Yes. It’s still important because it’s relevant to operational processes and as part of the bigger picture. If average handling time is measured alongside other outcome metrics then it’s possible to set value-driven benchmarks for performance. For instance, what rate of FCR is possible for certain query types within a given time frame? The specifics and granular detail are important. Lumping all call times together from standard inquiries to more complex ones will not be informative. Averaging averages can gloss over important variables and will rarely create accurate actionable information.
Metrics such as AHT can be used to highlight when agents aren’t performing as well as their peers. This is the key: the value should be used in a comparative sense. Comparison with gold standard service, not bargain basement service focused simply on cost-cutting.
How do you influence a metric like AHT?
It’s not just down to the contact centre agents on a call. Average handling time is the overall product of many different factors and can be influenced even before the agent gets involved. One of the more impactful factors is accurate AI-enhanced call qualification and advanced routing, which means customers can be identified and connected directly with agents who not only have visibility on the reason for their call but the right skills to help. In this way, when the handling time begins and the call connects it is set up for success.
Essentially, information available to the agent influences average handling time and high quality information helps agents meet both customer and performance expectations. What can contact centres do to support agents with usable information?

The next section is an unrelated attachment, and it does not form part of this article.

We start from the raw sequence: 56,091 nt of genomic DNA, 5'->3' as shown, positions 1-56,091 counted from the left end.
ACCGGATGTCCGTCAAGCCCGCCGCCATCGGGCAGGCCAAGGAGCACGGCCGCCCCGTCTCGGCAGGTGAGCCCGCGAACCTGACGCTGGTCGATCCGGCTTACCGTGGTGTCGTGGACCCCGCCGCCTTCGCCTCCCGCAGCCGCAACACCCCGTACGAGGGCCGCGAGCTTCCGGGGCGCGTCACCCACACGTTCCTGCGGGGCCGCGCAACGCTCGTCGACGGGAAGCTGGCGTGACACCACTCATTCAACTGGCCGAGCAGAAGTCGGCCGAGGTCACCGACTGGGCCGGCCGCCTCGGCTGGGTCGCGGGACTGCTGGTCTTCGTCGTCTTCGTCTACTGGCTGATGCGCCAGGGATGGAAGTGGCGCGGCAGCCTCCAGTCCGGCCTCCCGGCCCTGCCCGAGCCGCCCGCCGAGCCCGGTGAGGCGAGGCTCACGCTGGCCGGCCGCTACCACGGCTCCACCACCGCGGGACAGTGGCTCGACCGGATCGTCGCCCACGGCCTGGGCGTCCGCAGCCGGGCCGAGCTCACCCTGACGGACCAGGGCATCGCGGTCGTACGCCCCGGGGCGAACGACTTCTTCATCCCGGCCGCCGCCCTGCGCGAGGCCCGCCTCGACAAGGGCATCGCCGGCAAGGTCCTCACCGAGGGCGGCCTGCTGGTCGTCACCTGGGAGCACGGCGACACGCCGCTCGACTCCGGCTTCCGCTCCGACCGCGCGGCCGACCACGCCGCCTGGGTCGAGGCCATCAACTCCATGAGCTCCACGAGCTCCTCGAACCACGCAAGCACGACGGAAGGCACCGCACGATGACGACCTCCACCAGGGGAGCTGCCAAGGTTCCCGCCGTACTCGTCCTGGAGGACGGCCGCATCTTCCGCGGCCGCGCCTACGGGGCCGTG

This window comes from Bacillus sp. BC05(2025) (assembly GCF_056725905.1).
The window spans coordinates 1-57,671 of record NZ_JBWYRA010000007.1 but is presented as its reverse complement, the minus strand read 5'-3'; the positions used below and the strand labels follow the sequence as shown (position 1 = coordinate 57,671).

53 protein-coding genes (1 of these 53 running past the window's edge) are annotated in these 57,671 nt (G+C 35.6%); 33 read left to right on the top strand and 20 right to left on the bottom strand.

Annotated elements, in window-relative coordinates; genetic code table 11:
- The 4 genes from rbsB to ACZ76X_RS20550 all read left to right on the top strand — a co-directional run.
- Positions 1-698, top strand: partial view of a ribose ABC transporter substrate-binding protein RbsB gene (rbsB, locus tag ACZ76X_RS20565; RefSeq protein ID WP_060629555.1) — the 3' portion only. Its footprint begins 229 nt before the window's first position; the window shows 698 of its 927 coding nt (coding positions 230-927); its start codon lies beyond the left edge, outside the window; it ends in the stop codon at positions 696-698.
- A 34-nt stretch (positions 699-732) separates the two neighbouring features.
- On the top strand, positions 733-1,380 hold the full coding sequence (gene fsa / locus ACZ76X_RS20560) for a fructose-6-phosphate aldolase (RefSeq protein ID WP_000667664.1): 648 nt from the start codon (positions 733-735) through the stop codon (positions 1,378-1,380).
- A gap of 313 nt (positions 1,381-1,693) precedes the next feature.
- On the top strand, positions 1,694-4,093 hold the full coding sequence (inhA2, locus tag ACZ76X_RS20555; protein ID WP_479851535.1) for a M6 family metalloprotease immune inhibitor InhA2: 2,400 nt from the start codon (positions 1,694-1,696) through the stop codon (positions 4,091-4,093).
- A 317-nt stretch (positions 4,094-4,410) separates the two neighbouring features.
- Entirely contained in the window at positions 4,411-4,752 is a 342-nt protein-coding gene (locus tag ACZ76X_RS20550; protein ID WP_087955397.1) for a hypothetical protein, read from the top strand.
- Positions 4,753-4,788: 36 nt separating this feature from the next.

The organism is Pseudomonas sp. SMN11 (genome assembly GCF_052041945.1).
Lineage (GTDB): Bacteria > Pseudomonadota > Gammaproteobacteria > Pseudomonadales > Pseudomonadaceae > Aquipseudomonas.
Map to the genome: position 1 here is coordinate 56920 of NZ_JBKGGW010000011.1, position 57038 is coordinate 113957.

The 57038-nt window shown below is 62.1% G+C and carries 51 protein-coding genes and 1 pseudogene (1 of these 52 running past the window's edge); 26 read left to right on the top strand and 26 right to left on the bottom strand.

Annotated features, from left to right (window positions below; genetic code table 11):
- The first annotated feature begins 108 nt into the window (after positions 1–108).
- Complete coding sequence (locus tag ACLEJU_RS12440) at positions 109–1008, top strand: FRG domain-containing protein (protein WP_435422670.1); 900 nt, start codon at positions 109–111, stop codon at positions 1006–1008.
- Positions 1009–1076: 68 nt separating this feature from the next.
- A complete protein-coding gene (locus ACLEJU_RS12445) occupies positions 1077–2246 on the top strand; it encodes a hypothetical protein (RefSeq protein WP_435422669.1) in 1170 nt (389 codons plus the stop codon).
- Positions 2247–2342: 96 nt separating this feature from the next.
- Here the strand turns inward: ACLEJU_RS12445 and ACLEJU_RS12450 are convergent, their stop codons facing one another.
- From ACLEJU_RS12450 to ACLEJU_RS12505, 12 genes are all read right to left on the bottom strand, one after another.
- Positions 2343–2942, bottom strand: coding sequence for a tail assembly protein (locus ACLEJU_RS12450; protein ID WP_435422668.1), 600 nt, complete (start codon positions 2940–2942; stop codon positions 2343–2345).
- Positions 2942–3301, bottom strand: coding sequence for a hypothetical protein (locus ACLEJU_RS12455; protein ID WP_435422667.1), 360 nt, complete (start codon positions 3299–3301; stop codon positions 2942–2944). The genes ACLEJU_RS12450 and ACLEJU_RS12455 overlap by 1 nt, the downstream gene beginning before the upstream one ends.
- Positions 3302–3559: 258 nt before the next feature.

Firstly, address working process information:
– Provide how to guides for dealing with common queries,
– Create searchable knowledge bases,
– Share top tips and best practices from top performers on the team,
– Teach techniques to wrap up calls in a concise and accurate way.
Secondly, provide customer interaction information:
– Provide clear 360-degree customer views to avoid information overload. Reading through complete call transcripts or message sequences will not speed up the process.
– Ensure omnichannel interactions are included in sequence as part of a channel-less interaction history.
– Apply AI-support tools to harvest more information from interactions and make next step suggestions for agents during the call with the customer.
How CCaaS can help
Contact Contre as a Service (CCaaS) solutions can track all kinds of KPIs with analytics and data visualisation to turn raw data into strategies. This can help contact centres promote healthy culture by looking at the big picture across a range of metrics, including AHT, then digging down to gain insights into the ones which support their values.
Steve Owens Account Director at Odigo
Odigo provides Contact Centre as a Service (CCaaS) solutions that facilitate communication between large organisations and individuals thanks to a global omnichannel management solution.
Thanks to its innovative approach based on empathy and technology, Odigo enables brands to connect with the crucial human element of interaction while also taking full advantage of digital possibilities.
A pioneer in the customer experience (CX) market, the company caters to the needs of more than 250 large enterprise clients in over 100 countries.
For additional information on Odigo view their Company Profile